Note: Some libraries expose a lot of top-level functions. For example, dart:math gives you pi, sin and many more. The as math modifier namespaces these functions — math.pi, math.sin, etc. — which ensures that nothing clashes and everything is easier to understand.

In ShadowOfDoubt, surround Container with a Transform widget, adding a transform parameter, thus:

  transform: Matrix4.identity()..rotateX(math.pi / 2.1),
  child: Container(...)

The transform parameter takes a Matrix4 argument. The Matrix4.identity() constructor creates a transform which does nothing — identity means leave everything as-is. Then apply a rotation in x of math.pi / 2.1.

Perform another hot reload.

The sphere has a halo

Note: math.pi / 2 is a quarter of a circle in radians, so would rotate a quarter-circle back. That would be too much. A quarter-circle in the z-axis is exactly edge-on, which would be invisible since widgets are rendered infinitesimally thin. For this reason, you use 2.1 instead. Play with this value and see what happens.

At the moment, this is more of a halo than a shadow. Move it into the right position by adding origin to Transform, to tell it where to anchor its child:

origin: Offset(0, diameter),

No change in x, but move down the full size of the sphere in y.

Note: origin uses the top-left coordinate system discussed previously, rather than the proportional one you generally use.

Hot reload your app one more time.

The shadow in front of the sphere

Almost there now. The shadow is displayed at the bottom of the sphere, but still on the front.

Lastly, in _Magic8BallState, swap SphereOfDestiny and ShadowOfDoubt in the stack so the shadow is behind the sphere:

return Stack(
  children: [
      lightSource: lightSource,
      diameter: size.shortestSide
      diameter: size.shortestSide

Perform a hot reload and maybe make a cup of tea. :]

The shadow is safely seated beneath and behind the sphere

Adding the Prediction

No 8-ball is worth the money without predictions, so you need something to show people. Create a WindowOfOpportunity StatelessWidget in components/window_of_opportunity.dart. As with SphereOfDestiny, you’ll need a lightSource parameter, and you’ll also pass in a child: the Prediction itself.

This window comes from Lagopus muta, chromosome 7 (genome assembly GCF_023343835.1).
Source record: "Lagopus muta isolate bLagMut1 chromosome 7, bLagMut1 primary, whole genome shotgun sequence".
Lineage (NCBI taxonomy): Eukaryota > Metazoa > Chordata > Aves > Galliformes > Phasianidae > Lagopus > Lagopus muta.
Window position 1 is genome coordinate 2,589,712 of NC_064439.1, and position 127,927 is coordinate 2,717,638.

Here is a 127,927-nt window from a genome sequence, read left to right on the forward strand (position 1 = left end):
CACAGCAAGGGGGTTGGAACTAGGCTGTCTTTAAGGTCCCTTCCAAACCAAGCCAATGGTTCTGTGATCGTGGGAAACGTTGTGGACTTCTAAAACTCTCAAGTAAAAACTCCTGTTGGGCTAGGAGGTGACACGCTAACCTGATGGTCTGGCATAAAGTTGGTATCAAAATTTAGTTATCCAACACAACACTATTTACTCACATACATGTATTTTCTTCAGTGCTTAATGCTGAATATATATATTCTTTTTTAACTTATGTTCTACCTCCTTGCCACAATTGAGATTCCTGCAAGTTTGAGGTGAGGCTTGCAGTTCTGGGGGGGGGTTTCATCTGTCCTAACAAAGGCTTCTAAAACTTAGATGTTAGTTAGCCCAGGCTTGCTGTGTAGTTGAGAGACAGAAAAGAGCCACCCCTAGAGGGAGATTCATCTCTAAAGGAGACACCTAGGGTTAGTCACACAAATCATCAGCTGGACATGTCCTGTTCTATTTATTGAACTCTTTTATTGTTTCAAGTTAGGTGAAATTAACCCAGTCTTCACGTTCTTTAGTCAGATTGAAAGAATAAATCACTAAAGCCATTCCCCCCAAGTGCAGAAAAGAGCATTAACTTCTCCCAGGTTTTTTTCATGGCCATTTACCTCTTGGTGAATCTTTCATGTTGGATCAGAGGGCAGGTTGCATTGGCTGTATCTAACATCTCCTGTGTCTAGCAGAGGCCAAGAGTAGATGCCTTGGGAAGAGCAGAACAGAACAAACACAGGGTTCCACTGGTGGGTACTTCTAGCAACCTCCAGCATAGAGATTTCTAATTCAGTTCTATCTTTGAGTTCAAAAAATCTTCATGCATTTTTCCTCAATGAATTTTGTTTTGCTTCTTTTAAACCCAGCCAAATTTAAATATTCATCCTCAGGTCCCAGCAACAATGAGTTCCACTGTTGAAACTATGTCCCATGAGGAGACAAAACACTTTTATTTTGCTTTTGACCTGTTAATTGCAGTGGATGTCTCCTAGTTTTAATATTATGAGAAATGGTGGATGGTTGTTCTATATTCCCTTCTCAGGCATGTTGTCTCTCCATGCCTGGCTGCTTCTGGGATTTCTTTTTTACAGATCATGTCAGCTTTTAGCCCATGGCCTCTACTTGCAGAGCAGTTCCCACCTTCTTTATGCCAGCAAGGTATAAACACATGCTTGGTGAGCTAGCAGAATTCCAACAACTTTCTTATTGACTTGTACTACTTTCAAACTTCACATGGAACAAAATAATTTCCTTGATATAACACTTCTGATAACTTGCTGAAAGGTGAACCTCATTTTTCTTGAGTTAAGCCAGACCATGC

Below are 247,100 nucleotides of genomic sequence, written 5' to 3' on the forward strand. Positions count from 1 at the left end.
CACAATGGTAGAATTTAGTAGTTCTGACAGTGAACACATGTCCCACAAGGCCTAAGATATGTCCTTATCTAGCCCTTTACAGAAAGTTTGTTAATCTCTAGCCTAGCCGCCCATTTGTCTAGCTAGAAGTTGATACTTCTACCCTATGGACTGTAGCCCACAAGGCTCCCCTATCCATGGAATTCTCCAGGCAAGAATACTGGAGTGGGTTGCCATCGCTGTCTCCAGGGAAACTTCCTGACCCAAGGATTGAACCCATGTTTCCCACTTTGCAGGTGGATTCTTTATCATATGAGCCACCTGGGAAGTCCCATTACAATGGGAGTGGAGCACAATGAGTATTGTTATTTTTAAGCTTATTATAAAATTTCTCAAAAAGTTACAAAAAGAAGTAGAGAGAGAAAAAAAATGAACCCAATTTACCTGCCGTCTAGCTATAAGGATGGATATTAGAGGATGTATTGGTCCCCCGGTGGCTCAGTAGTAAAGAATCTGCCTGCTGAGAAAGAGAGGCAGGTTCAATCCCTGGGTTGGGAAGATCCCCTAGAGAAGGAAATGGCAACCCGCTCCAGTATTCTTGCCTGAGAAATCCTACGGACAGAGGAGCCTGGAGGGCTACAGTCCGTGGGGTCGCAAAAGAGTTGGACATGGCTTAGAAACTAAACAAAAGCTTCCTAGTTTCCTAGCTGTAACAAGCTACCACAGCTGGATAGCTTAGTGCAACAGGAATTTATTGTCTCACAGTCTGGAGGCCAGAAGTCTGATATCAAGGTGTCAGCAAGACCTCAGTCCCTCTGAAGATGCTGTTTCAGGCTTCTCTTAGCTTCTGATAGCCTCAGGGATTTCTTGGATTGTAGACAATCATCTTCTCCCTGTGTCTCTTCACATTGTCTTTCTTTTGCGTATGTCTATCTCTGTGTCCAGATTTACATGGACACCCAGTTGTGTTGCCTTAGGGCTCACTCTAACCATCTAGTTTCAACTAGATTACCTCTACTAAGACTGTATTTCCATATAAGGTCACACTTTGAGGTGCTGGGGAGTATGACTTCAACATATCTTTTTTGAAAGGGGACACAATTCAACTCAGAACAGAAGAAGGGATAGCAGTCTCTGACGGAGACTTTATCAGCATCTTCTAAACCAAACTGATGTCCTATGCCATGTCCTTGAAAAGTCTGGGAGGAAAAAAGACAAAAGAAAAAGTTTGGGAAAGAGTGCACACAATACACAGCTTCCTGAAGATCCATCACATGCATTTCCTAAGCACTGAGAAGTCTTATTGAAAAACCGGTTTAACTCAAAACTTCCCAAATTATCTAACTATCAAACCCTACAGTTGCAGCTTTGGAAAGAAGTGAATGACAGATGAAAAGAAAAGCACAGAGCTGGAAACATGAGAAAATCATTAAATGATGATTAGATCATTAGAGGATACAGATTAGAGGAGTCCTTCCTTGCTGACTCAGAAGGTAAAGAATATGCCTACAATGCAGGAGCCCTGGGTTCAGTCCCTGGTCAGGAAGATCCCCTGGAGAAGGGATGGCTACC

const WindowOfOpportunity({
  Key? key,
  required this.lightSource,
  required this.child
}) : super(key: key);

final Offset lightSource;
final Widget child;

The prediction window on a Magic 8-Ball is a circular indentation, the lip of which casts a shadow. As before, use Container decorated with RadialGradient in build:

  decoration: BoxDecoration(
    gradient: RadialGradient(
      colors: const [Color(0x661F1F1F),],
  child: child

The indentation is shallow, its shadow quite small and the majority of the window is a uniform gray. You can simulate this by putting stops into RadialGradient: a list of doubles between 0 and 1, as many as there are colors. This enables you to specify proportional points at which one color starts transitioning to the next. By default, colors are distributed evenly, but adding stops at irregular intervals makes its color cover more or less of the gradient.

This gradient only has two colors. By pushing the first stop close to 1, you can make the first color — the uniform gray — cover most of the area. This value should vary according to how close the window is to lightSource: the closer to the source, the smaller the shadow, the closer the stop to 1.

Add a variable inside build:

final innerShadowWidth = lightSource.distance * 0.1;

And then add stops to your RadialGradient:

stops: [1 - innerShadowWidth, 1]

WindowOfOpportunity is really part of SphereOfDestiny — so, to show it, you need to add it as a child. Edit SphereOfDestiny to add child as a required parameter, then add it to Container:

return Container(
  child: child

Next, in _Magic8BallState, add a field to store the prediction text:

String prediction = 'The MAGIC\n8-Ball';

And lastly, add WindowOfOpportunity as the child of SphereOfDestiny, surrounded by Transform:

  lightSource: lightSource,
  diameter: size.shortestSide,
  child: Transform(
    transform: Matrix4.identity()
    child: WindowOfOpportunity(
      lightSource: lightSource,
      child: Prediction(text: prediction)
Note: If you have any red-line issues, import any missing packages now to fix them.

The origin of Transform has been moved to the sphere’s center using the convenience method. Similarly, you scale Matrix4 to half its parent’s diameter.

Why use Transform here? Widgets can be positioned in multiple ways, but Transform will prove useful later on. Hey, it’s a Magic 8-Ball — you should already know what the future has in store! :]

Perform a hot reload…

A window containing a prediction appears in the Magic 8-Ball

…but the shadow isn’t quite right. Shouldn’t it be longer the closer it is to the light source?

Using the same technique with which you moved the light source up on SphereOfDestiny, add a second variable into WindowOfOpportunity‘s build, just after innerShadowWidth: